Neither have I seen in the British nationalist media any explanation of how this so-called UK single market differs from the EU single market in its basic construction and in the all-important political and economic rights possessed by its constituent parts. Since we’re currently in the middle of a discussion about the lack of trust that many in Scotland feel towards the media, it’s important to highlight the kind of thing that is causing people to lose trust.
The papers are happy to publish statements from Tory politicians decrying the likes of Mike Russell for stating the obvious, but nowhere do they explain to their readers what the differences are between the two markets which they insist must both be described as “single markets”. We already know that the two things are not the same political and economic creatures, so surely you’d think that given the supposed importance of the “UK single market” to the well-being of Scotland, that our press would be keen to explain the organisational and political differences between the “UK single market” and the “EU single market”. Instead they just repeat the claims of Tory politicians and finger point.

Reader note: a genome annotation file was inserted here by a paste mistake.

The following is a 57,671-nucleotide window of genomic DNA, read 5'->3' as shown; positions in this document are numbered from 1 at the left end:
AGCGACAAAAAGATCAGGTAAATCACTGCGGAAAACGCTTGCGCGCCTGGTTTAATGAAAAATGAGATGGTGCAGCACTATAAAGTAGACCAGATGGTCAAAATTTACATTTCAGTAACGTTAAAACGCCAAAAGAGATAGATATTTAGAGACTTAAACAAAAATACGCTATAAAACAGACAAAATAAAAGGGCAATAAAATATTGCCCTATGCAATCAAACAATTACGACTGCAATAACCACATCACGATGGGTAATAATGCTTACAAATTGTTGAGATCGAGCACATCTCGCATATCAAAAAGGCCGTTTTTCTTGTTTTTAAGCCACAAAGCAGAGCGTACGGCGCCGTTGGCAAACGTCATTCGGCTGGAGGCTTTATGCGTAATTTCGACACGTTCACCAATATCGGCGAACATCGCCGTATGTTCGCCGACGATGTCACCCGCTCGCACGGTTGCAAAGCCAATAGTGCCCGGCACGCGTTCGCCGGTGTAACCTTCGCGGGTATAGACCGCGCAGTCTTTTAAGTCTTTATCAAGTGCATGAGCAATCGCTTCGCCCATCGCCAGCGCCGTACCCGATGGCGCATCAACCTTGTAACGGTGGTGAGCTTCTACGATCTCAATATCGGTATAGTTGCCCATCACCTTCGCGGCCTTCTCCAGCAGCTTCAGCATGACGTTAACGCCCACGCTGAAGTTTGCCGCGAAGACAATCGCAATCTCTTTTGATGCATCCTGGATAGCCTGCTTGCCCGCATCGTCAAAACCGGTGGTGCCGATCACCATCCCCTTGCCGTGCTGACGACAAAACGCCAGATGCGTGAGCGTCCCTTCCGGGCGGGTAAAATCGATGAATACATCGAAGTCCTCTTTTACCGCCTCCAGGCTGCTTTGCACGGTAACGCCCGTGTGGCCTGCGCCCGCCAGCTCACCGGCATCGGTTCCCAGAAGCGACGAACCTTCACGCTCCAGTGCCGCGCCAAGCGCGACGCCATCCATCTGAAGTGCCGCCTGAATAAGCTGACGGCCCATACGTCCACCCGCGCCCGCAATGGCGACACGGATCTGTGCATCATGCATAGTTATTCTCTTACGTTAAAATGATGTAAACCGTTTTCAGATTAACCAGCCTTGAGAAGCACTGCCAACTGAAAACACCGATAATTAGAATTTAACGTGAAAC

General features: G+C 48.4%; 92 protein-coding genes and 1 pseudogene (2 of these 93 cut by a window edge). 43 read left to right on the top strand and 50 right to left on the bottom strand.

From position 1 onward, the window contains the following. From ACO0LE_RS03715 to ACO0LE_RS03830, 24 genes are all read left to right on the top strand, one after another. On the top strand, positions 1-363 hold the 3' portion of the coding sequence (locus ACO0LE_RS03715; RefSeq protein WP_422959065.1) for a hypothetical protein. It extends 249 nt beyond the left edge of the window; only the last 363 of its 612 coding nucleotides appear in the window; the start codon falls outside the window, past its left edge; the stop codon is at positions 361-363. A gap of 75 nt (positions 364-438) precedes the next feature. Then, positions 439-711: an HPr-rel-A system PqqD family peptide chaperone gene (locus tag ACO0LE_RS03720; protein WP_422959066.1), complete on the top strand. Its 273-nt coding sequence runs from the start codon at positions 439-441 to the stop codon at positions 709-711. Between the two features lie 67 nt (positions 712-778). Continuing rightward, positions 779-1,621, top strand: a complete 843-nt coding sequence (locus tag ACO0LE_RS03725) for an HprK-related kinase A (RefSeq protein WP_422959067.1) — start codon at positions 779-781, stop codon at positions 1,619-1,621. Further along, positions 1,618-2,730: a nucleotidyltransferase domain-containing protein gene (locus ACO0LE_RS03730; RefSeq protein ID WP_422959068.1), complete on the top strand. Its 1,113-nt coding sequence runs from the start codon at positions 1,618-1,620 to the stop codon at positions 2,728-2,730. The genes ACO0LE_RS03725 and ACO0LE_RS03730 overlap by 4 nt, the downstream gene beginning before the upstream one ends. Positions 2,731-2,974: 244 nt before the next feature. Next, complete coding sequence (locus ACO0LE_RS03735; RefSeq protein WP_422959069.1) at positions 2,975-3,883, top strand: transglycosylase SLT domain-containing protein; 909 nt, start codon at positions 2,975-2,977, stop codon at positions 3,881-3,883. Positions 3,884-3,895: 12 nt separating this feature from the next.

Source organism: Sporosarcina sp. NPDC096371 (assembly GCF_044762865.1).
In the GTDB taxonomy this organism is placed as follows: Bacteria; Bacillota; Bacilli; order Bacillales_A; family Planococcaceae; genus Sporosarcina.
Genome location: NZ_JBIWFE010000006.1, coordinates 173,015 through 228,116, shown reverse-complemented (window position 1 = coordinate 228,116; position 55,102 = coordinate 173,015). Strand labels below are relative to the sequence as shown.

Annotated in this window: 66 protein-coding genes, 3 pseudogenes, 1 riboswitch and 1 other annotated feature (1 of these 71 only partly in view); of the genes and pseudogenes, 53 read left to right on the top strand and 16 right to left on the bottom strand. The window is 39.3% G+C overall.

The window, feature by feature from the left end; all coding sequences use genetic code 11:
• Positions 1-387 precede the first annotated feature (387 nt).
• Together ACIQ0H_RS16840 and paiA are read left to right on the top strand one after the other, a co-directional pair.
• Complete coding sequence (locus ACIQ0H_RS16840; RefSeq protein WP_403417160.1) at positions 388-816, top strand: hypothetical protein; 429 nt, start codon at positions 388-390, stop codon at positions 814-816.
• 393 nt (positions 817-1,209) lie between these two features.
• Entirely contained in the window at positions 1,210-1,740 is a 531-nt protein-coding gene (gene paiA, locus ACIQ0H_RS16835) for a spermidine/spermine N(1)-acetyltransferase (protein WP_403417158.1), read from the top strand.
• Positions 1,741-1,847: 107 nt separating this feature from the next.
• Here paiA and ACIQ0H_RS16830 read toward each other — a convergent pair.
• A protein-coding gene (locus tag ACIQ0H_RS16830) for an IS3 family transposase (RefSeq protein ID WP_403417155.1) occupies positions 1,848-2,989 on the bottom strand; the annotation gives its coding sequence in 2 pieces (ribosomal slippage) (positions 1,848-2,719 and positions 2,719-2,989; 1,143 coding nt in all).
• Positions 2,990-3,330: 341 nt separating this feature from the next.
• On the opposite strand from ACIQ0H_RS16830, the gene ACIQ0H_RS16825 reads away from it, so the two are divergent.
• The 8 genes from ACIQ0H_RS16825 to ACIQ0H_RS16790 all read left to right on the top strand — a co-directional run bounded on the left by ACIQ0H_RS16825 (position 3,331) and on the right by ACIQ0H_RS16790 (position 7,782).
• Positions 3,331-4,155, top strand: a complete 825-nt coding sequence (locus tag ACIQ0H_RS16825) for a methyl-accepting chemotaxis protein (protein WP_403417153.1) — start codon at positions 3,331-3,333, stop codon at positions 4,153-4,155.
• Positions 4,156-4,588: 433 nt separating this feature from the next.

The truth is that the entire purpose of the phrase “UK single market” is to co-opt the language of European collaboration and mutual benefit for the aggrandisement of British nationalism. It’s an attempt to mislead the people of Scotland that we get the same deal from the UK as we would get from the EU as an independent state. It’s an attempt to imply that the partial, limited, and negotiated pooling of sovereignty involved in becoming an EU member is the same as the total loss of sovereignty experienced by Scotland within the UK. Conflating the two markets under the same term “single market” is deliberately misleading. It’s a singular dishonesty. Mike Russell is quite right to call them out for it.
The Wee Ginger Dug has got a new domain name, thanks to Indy Poster Boy, Colin Dunn @Zarkwan. http://www.indyposterboy.scot/ You can now access this blog simply by typing www.weegingerdug.scot into the address bar of your browser, the old address continues to function, the new one redirects to the blog. The advantage of the new address is that it’s a lot easier to remember if you want to include a link to the blog in leaflets, posters, or simply to tell a friend about it. Many thanks to Colin.